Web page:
5. And that I understand; but I don't think that it makes some decisions less bad. Uninformed, certainly, but not less bad for it. Again, I don't blame you or your offices for following guidelines that are in place, it's just that the process needs to be updated a bit, don't you think?In the case of physical disabilities, I suppose it can be a bit plainer what the person can expect in his future, but as for social/emotional/psychological issues… well, it's nearly impossible to decide what a person has to go through in his or her daily life based on an 50-minute appointment with a therapist who knows nothing about him and has never seen him before.I suppose I don't have to tell you this is about me and my own experiences; my emotional reaction to your post is probably completely transparent at this point. I've dropped the claim, because I can't continue with it anymore, so I'm not looking for you to try to change my personal case or anything – not that you could if you wanted to. I'd just like someone to realize that this sort of thing causes me (and possibly others like me) more stress than I can handle, and it might be interesting to get some insight into the process that causes people like me to have to deal with the emotional defeat for such a drawn out period of time. It does tend to exacerbate things.I'm in school. Only one class a day, for a couple hours, and only three days a week; I simply wouldn't be able to handle more, and I can barely handle it now. I'm sure news like that makes it sounds like the situation has gotten better, but it's actually getting worse. As of November, I sit in an isolated corner of the classroom, and I don't participate in any study groups or class-organized activities. I live three blocks away, but can't walk to class or home; if I can't get a ride, I don't go. There's an internship coming up that I won't be able to participate in, and when the program is over in May, there will be job placement, for which I could go through the motions, but fully anticipate only being able to function for a month or so before I have to stay home again, or before I completely break down and have to decide if it's better to attend partial hospital (again) or go all the way to inpatient (which might be better in the long run). I'm not looking for sympathy here, I would really like to understand why people who are just as (or nearly as) debilitated as someone who has a more physically obvious problem might be shoved back out into a world he can't function in.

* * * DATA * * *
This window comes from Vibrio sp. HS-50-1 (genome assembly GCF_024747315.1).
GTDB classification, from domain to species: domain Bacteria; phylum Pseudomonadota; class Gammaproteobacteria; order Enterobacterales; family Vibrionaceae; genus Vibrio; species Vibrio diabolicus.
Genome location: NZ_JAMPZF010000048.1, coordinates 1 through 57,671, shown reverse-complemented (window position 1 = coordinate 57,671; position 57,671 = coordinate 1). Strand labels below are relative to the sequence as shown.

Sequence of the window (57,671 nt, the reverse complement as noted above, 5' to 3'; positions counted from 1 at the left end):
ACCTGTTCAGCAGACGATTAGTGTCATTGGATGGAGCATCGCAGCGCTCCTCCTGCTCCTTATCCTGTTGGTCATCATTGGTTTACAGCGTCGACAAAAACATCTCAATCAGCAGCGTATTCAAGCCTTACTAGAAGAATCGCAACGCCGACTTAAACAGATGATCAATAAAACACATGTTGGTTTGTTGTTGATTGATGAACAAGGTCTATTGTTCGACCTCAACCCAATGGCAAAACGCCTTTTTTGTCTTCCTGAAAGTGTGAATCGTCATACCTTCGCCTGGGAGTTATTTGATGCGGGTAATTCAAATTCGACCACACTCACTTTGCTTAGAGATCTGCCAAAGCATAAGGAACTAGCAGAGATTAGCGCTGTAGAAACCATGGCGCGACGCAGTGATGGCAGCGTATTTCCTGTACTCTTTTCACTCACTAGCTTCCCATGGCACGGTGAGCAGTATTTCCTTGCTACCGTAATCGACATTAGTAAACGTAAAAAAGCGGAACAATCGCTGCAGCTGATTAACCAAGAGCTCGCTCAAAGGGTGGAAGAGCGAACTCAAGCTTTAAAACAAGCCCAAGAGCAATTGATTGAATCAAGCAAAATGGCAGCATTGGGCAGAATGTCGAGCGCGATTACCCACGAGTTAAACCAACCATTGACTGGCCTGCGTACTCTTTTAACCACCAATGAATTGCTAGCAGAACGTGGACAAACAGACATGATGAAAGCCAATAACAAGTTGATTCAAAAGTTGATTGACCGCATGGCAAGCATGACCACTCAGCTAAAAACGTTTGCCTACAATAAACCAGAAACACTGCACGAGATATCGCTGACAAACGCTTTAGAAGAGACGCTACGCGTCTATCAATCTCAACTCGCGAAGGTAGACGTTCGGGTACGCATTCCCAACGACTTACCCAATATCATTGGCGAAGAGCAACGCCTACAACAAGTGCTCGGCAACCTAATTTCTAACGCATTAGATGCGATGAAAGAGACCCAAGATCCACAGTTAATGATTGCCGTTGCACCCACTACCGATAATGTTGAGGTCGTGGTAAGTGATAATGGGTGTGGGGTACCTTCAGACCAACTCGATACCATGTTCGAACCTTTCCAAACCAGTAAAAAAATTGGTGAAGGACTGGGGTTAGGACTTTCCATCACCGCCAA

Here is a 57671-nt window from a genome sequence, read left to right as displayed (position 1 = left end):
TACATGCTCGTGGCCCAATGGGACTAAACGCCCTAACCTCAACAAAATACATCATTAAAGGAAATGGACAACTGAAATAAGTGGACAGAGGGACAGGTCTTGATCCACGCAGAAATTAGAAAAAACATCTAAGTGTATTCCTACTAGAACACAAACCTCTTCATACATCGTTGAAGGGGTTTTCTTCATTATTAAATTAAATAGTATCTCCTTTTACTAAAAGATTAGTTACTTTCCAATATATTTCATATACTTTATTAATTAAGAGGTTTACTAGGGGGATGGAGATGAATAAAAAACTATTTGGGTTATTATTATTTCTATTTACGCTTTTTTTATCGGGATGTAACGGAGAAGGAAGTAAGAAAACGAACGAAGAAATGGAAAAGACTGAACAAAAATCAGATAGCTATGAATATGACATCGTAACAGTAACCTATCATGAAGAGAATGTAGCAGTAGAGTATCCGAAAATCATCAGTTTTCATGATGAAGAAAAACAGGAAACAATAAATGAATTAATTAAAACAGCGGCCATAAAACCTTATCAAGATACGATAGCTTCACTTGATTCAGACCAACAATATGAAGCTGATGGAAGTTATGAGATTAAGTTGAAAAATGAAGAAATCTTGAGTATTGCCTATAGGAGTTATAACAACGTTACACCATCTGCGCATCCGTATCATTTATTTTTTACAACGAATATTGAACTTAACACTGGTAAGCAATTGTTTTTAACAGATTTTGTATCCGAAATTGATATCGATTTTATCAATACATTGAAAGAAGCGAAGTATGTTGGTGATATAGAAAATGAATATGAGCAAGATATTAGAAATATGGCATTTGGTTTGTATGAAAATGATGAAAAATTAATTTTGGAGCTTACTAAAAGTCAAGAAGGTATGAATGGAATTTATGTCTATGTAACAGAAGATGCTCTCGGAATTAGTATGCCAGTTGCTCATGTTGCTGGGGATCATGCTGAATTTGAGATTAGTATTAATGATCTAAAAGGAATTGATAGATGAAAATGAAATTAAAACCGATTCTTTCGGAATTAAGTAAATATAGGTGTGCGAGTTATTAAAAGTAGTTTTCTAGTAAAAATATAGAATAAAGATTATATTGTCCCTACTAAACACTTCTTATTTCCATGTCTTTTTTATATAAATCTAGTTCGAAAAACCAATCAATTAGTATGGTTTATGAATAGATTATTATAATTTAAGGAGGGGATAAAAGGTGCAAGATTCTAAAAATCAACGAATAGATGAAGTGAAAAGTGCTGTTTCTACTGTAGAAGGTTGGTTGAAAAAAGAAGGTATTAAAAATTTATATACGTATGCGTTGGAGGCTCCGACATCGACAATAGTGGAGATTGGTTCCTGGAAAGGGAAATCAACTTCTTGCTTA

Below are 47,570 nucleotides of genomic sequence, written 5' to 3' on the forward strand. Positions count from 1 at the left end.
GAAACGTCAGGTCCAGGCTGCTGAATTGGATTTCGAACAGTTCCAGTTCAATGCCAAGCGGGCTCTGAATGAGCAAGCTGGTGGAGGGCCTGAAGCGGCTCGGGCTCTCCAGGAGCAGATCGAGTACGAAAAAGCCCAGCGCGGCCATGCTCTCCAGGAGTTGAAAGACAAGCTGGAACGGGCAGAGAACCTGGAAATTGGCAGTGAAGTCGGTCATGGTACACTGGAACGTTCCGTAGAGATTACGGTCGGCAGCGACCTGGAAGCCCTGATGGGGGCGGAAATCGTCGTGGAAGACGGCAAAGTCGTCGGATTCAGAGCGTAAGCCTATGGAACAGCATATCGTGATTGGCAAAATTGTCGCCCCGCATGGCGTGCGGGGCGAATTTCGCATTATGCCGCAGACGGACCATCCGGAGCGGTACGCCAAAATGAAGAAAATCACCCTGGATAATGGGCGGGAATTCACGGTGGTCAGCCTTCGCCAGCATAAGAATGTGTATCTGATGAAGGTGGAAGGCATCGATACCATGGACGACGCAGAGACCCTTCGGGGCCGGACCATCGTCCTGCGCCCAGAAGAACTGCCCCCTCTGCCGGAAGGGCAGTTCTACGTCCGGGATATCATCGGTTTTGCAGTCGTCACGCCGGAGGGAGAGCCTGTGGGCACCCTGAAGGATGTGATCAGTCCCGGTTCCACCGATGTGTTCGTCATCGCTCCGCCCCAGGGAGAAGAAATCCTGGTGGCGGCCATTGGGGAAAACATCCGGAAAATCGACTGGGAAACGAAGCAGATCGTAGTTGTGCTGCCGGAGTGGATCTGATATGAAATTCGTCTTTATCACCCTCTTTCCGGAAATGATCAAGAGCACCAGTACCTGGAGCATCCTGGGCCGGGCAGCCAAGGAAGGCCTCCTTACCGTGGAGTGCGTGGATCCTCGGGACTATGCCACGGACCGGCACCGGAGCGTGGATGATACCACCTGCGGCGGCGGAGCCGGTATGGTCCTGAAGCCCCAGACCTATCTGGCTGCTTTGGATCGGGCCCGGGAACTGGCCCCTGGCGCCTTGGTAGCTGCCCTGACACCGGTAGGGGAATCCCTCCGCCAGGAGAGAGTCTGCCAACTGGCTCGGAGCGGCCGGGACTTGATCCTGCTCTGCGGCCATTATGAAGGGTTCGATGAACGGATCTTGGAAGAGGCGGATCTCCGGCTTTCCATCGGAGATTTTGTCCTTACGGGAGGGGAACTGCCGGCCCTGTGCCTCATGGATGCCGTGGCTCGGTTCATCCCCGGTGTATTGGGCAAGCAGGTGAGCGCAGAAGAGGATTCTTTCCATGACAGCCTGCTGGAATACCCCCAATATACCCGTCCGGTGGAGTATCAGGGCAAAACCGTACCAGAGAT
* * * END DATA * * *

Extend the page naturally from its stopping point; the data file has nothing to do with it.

6. I don't mean to put all of this on you. I know you only do what you can for whom you're allowed to, based on what information you have. I would just like you to know that a lot of the time, people only file claims when they're completely desperate. I don't blame you at all. it's just that things look very different from my side of the fence.

  7. You should probably continue filing, even though the process is a pain. I understand about the appt with a doctor that doesn't know you, but that is due to us having to have specific questions asked that most psych doctors generally don't ask. Almost every mental case has to have an additional exam. As much as my job is objective with criteria and charts, mental doctors jobs are very subjective and that accounts for most case by case discrepencies.
    The system itself is antiquated and we complain about it constantly. They took the old system and tranferred it to computers a few years ago, the problem being that what worked on paper doesn't always translate to computers. We are also using the same software that was used to track cases when we were doing them on paper. Add to this that examiners are overworked. Don't expect one to know what is going on with your case. They have 100-200 other cases they are working on.

  8. It's not so much a pain as it is debilitating. I stayed in my room for three days after the last time. I'll consider it, though. And thanks for listening; I know I was kinda rough at first – I swear, I didn't mean it! D:I do know from working in offices that a system that works at one time doesn't always work for another, so I know where you're coming from about updating things.

  9. In addition to what Budd said, the more the examiner knows about your case the better off you are. Thus I would suggest having your therapist write a detailed letter stating what your condition truely is and how it would impact your work. Maybe your teacher could write a brief summary of what they've witnessed. Also, if you have an employer who would be willing to write a brief letter stating your problems w/ employment, you would have even a stronger case. The fact is this is not the best system but it is the system set up by the government. People do get allowed but there must be significant evidence supporting the case. Good luck.